Shared writing vs interactive writing websites

Inviting Personal Narratives Into the Classroom Rationale The kindergarten teacher begins interactive writing in her class by writing "Today is …" on a piece of chart paper. She asks for a volunteer to take the pen and write the day, which she has written on a sentence strip and clipped to the top of the chart. Michael raises his hand and the teacher offers him the pen. He comes forward proudly to take it and carefully starts to write "M" for Monday.

Shared writing vs interactive writing websites

In this article I try to give you some pointers to make it easy to chose between the two popular content management systems.

shared writing vs interactive writing websites

The basic difference between WordPress and Joomla is that Joomla is a portal- or community type site while WordPress is a blog. Both overlap each other in several areas and can be extended beyond their original purpose thanks to the use of plugins. You can find those plugins almost everywhere on the internet.

Both have a large user base with a lively community where tips and tricks are shared. Both are free to use and many hosting providers have them as an option in their web tools section.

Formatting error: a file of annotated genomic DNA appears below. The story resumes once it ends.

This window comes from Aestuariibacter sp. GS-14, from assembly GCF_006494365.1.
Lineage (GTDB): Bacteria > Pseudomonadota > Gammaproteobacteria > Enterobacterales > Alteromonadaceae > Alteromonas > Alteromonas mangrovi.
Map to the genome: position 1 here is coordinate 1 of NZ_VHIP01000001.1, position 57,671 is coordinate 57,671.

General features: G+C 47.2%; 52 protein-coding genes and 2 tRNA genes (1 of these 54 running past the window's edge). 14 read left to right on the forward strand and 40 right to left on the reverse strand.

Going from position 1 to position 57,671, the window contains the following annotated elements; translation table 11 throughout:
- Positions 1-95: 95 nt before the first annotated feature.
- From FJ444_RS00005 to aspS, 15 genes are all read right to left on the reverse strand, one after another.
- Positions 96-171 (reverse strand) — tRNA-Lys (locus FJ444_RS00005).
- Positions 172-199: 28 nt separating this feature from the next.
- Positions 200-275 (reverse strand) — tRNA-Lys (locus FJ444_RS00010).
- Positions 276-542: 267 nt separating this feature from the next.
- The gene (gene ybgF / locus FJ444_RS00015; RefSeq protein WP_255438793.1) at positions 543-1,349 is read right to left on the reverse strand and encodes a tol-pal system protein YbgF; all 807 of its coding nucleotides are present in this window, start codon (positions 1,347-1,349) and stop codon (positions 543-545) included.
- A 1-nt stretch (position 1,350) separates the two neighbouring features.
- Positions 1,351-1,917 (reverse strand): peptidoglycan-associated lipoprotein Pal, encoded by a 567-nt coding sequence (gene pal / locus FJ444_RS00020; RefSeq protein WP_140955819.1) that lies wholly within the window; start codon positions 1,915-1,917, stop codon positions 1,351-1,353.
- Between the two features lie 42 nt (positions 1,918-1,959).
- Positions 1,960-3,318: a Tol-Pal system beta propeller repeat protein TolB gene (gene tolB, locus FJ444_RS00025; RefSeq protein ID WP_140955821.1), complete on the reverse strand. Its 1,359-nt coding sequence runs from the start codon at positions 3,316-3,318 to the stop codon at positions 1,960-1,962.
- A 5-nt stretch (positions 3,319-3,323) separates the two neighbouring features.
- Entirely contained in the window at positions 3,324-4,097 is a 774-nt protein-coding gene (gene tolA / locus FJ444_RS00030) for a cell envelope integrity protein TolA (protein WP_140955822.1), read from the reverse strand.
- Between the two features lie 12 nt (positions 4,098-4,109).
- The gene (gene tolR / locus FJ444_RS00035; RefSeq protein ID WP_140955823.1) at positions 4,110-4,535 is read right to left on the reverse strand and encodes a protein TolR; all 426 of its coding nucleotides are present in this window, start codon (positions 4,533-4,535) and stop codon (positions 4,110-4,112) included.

Both have a large community of volunteer developers and commercial add-ons. This topic is somewhat outside the scope of Miracle Tutorials, but the reason I thought it was important to publish is that it relates to the setup of video portals and which CMS to chose, so, here it is: To Joomla or not to Joomla If you want to create a community or a network with a membership area, newsroom, forums, articles, input from external authors etc… then Joomla is a good choice because it is made to be that way.

You can set articles to expire after a time, activate dates, author name, breadcrumbs etc. Thus, Joomla gives you a lot of shared writing vs interactive writing websites in your hands and that is noticeable in the admin section where there are so many options that you get dizzy the first time you go in.

You really should get a good book on Joomla if you want to set it up fast. Otherwise you end up fiddling around and getting nowhere for days. You can find a whole range of books on this subject with Packt Publishing. Adapting the look is simple if you are happy with changing some colors and the logo.

Beyond that, you will find that Joomla has a complicated structure and even seasoned web developers have to go through a learning curve before they master the layout system, and that approach is different depending on the layout template you chose.

Joomla has multi-lingual capability built-in. This works very well but it is not that simple. You have to follow a certain order over actions to make it work, but it is very powerful. Luckily, there are many video tutorials available on YouTube. Or you could ask a developer to do it for you, but make sure they have references of Joomla sites or you might end up paying their learning curve and that is what you want to avoid.

Disadvantages of Joomla Importing articles from one site to another is not as easy as with WordPress.